Richard Bledsoe “The Determined Sailor” oil on canvas 48″ x 36″
I must admit, there was a point I didn’t keep very good records. So I find myself uncertain of the exact timing of a certain troubled interlude in my life. The best I can reckon it, it probably ran from about 2004 to 2005.
I graduated with my BFA in painting from Virginia Commonwealth University in 1993. In all the years since, I’ve never stopped painting; but during this dark period, my production slowed to a crawl. I had become fascinated with working on wood panels, a rigid, unyielding surface to paint on. When things were clicking I had made some really inspired pieces in this format, but during this ebb of my artistic energy I couldn’t overcome the resistance of the medium, and even worse, the resistance in my spirit.
I made some truly terrible paintings during this period. If I get really brave some day, I will post those incompetent, blighted images. There are a lot of unfinished panels, and even the ones I called completed are in no way resolved. I haven’t gotten rid of them. They live in my garage now, safely out of sight.
But worst of all, the visions ceased. The basis of my art, the fully formed pictures that come out of nowhere, the profoundly meaningful images that are revealed to me in unexpected flashes, stopped appearing. It was like losing the key to Wonderland.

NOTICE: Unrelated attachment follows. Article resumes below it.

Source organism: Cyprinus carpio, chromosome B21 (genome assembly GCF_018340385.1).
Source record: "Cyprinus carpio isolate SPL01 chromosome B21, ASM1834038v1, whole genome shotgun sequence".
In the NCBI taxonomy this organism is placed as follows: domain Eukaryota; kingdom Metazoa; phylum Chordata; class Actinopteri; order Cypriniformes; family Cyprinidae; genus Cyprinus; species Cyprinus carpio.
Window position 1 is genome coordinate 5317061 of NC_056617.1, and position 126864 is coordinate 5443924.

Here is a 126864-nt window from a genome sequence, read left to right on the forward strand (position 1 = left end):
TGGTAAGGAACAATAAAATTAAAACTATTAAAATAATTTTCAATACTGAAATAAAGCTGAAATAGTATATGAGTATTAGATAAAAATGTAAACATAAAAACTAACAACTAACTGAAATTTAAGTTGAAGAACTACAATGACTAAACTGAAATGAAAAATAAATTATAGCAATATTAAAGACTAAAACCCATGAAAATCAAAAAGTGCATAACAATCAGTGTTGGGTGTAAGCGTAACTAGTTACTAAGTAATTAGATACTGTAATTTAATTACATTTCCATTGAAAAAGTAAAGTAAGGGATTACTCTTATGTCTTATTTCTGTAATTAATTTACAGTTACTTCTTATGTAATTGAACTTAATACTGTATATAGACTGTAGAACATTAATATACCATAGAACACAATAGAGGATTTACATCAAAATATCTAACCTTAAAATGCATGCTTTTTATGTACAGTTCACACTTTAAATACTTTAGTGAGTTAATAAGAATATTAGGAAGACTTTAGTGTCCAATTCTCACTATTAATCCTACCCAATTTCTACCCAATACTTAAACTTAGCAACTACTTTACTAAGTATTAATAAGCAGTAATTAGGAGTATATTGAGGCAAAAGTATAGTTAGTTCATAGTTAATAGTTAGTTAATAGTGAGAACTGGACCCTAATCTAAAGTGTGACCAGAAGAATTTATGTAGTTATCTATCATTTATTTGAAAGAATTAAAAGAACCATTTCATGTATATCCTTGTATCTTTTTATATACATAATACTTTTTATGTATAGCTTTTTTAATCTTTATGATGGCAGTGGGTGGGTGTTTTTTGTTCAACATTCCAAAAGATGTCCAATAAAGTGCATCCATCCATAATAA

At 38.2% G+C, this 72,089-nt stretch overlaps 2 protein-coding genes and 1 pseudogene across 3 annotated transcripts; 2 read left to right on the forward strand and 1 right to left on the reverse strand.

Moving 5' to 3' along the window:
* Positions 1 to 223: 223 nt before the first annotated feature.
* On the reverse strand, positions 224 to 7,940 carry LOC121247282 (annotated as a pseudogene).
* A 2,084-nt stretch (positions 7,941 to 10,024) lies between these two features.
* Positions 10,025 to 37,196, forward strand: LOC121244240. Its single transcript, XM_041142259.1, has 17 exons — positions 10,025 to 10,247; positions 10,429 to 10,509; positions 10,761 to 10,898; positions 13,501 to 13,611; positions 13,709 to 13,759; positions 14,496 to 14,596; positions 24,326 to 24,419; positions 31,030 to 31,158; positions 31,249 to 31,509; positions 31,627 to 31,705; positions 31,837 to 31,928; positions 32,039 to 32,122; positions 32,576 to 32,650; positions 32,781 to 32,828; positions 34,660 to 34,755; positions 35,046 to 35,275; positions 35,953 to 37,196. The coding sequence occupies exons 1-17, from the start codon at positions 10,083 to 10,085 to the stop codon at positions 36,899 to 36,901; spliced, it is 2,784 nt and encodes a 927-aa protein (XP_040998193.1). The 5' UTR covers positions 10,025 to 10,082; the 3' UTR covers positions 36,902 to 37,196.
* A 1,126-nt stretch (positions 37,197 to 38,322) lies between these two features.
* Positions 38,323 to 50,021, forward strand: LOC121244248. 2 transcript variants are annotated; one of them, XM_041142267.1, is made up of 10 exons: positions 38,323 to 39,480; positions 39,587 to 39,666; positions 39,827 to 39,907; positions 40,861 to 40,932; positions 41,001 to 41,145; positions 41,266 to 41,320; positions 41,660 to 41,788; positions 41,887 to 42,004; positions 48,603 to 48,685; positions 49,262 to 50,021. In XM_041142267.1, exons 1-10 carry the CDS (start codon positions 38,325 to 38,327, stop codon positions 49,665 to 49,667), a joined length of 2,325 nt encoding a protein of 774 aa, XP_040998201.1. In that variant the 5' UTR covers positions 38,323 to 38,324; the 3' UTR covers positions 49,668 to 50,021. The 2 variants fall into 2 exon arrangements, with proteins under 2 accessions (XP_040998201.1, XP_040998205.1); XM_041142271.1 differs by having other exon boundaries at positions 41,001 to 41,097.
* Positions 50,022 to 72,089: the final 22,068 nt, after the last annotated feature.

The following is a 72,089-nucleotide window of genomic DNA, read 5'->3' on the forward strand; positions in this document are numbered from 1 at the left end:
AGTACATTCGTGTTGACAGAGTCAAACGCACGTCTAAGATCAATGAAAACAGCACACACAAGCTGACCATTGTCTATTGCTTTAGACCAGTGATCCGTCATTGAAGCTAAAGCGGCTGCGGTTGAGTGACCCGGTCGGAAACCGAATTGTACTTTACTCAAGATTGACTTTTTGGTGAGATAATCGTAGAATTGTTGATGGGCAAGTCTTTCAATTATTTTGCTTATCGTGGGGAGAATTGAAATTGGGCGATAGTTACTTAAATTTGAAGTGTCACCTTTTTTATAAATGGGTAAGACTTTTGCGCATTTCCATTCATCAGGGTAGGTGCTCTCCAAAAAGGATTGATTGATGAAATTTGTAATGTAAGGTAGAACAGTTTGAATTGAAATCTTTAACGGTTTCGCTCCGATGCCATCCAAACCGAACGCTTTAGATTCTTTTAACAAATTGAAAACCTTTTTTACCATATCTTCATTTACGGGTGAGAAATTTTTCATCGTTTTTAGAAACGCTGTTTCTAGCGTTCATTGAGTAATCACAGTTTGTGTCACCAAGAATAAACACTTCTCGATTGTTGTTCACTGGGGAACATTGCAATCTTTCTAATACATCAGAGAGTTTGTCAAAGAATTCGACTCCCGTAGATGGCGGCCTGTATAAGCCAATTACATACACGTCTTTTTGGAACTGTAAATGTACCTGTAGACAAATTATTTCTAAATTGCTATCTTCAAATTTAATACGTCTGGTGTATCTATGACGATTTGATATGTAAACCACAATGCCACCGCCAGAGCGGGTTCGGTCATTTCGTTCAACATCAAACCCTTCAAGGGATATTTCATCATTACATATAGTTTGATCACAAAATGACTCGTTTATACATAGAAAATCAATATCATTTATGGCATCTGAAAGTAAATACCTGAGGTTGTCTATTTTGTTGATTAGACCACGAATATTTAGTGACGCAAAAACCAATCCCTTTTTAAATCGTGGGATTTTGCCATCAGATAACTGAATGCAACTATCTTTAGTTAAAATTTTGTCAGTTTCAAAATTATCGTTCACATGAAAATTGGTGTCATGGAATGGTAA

It could have been the end of my art. Things were really that bleak and frustrating. But it’s not the way I chose to approach life, to be a passive recipient, battered by forces out of my control. Once I saw the real jeopardy I was in, I took action.
I decided no more wood panels. I went back to first principles, and constructed a canvas in the same format I had been taught in my first semester of Beginning Painting, back in 1991: a wooden frame 3 feet by 4 feet, the canvas stretched by hand, and stapled, and gessoed.
For the image I also reached back to an earlier time. I remembered an idle doodle I had once drawn in ballpoint pen on the back of a flier, during a dull afternoon of gallery watching many years before. That was the icon I needed now.
The result of this effort at renewal became the painting “The Determined Sailor.” This was how I felt then. There’s also some Popeye in there, and some Winslow Homer. So much gets poured into each painting, it’s impossible to summarize all the inferences and connotations.
The example of this sailor I summoned worked. I found my way back into my art. In time the visions began to creep up on me again. Now the problem I have is I have too many ideas, which is a great problem for an artist to have.
That was probably about 10 years ago. For several of those years the painting hung in my studio, but ultimately it sold. A lady who had overcome some major difficulties in her own life saw the image online, and was so taken with it she made it her computer screen saver.
Naturally her husband sought me out, and bought it as a surprise for her.
I miss the painting, but the way it found a new home and family remains one of the most touching experiences of my art career.
“A true art is the visible manifestation, evidence and facilitator of the soul’s journey. Spiritual art does not mean the painting of Madonnas or Buddhas. Spiritual art is the painting of things that touch the soul of the artist. Spiritual art does not often look very spiritual, it looks like everything else because spirituality includes everything.”